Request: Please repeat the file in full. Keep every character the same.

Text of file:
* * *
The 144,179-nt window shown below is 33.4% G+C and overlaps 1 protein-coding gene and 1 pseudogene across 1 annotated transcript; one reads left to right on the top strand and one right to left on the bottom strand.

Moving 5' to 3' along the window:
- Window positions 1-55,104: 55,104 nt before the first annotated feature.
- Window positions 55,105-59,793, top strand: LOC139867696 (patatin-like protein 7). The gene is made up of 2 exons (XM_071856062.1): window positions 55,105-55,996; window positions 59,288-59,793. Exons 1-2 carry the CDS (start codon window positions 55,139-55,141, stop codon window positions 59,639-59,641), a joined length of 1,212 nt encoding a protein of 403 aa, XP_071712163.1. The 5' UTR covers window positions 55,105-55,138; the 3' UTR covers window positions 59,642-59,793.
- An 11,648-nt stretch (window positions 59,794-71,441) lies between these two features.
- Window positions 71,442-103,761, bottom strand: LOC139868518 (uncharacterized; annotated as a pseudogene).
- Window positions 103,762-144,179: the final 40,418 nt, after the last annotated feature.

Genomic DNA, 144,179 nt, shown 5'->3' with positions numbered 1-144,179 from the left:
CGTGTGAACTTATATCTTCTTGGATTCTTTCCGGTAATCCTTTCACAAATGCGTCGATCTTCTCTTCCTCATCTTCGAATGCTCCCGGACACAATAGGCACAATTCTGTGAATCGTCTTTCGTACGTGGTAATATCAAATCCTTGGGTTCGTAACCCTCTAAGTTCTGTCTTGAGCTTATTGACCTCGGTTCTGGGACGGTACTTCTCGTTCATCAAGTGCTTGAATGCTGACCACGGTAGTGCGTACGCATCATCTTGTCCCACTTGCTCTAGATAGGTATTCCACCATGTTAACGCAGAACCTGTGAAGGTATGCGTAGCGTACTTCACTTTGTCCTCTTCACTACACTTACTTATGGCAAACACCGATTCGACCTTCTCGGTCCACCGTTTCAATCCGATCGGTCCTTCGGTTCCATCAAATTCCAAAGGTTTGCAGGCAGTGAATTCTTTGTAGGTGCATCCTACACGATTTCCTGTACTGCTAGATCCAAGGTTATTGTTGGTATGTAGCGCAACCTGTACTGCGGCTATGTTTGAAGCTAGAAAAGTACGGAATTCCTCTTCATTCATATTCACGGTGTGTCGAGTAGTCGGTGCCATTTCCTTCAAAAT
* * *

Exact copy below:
The 144,179-nt window shown below is 33.4% G+C and overlaps 1 protein-coding gene and 1 pseudogene across 1 annotated transcript; one reads left to right on the top strand and one right to left on the bottom strand.

Moving 5' to 3' along the window:
- Window positions 1-55,104: 55,104 nt before the first annotated feature.
- Window positions 55,105-59,793, top strand: LOC139867696 (patatin-like protein 7). The gene is made up of 2 exons (XM_071856062.1): window positions 55,105-55,996; window positions 59,288-59,793. Exons 1-2 carry the CDS (start codon window positions 55,139-55,141, stop codon window positions 59,639-59,641), a joined length of 1,212 nt encoding a protein of 403 aa, XP_071712163.1. The 5' UTR covers window positions 55,105-55,138; the 3' UTR covers window positions 59,642-59,793.
- An 11,648-nt stretch (window positions 59,794-71,441) lies between these two features.
- Window positions 71,442-103,761, bottom strand: LOC139868518 (uncharacterized; annotated as a pseudogene).
- Window positions 103,762-144,179: the final 40,418 nt, after the last annotated feature.

Genomic DNA, 144,179 nt, shown 5'->3' with positions numbered 1-144,179 from the left:
CGTGTGAACTTATATCTTCTTGGATTCTTTCCGGTAATCCTTTCACAAATGCGTCGATCTTCTCTTCCTCATCTTCGAATGCTCCCGGACACAATAGGCACAATTCTGTGAATCGTCTTTCGTACGTGGTAATATCAAATCCTTGGGTTCGTAACCCTCTAAGTTCTGTCTTGAGCTTATTGACCTCGGTTCTGGGACGGTACTTCTCGTTCATCAAGTGCTTGAATGCTGACCACGGTAGTGCGTACGCATCATCTTGTCCCACTTGCTCTAGATAGGTATTCCACCATGTTAACGCAGAACCTGTGAAGGTATGCGTAGCGTACTTCACTTTGTCCTCTTCACTACACTTACTTATGGCAAACACCGATTCGACCTTCTCGGTCCACCGTTTCAATCCGATCGGTCCTTCGGTTCCATCAAATTCCAAAGGTTTGCAGGCAGTGAATTCTTTGTAGGTGCATCCTACACGATTTCCTGTACTGCTAGATCCAAGGTTATTGTTGGTATGTAGCGCAACCTGTACTGCGGCTATGTTTGAAGCTAGAAAAGTACGGAATTCCTCTTCATTCATATTCACGGTGTGTCGAGTAGTCGGTGCCATTTCCTTCAAAAT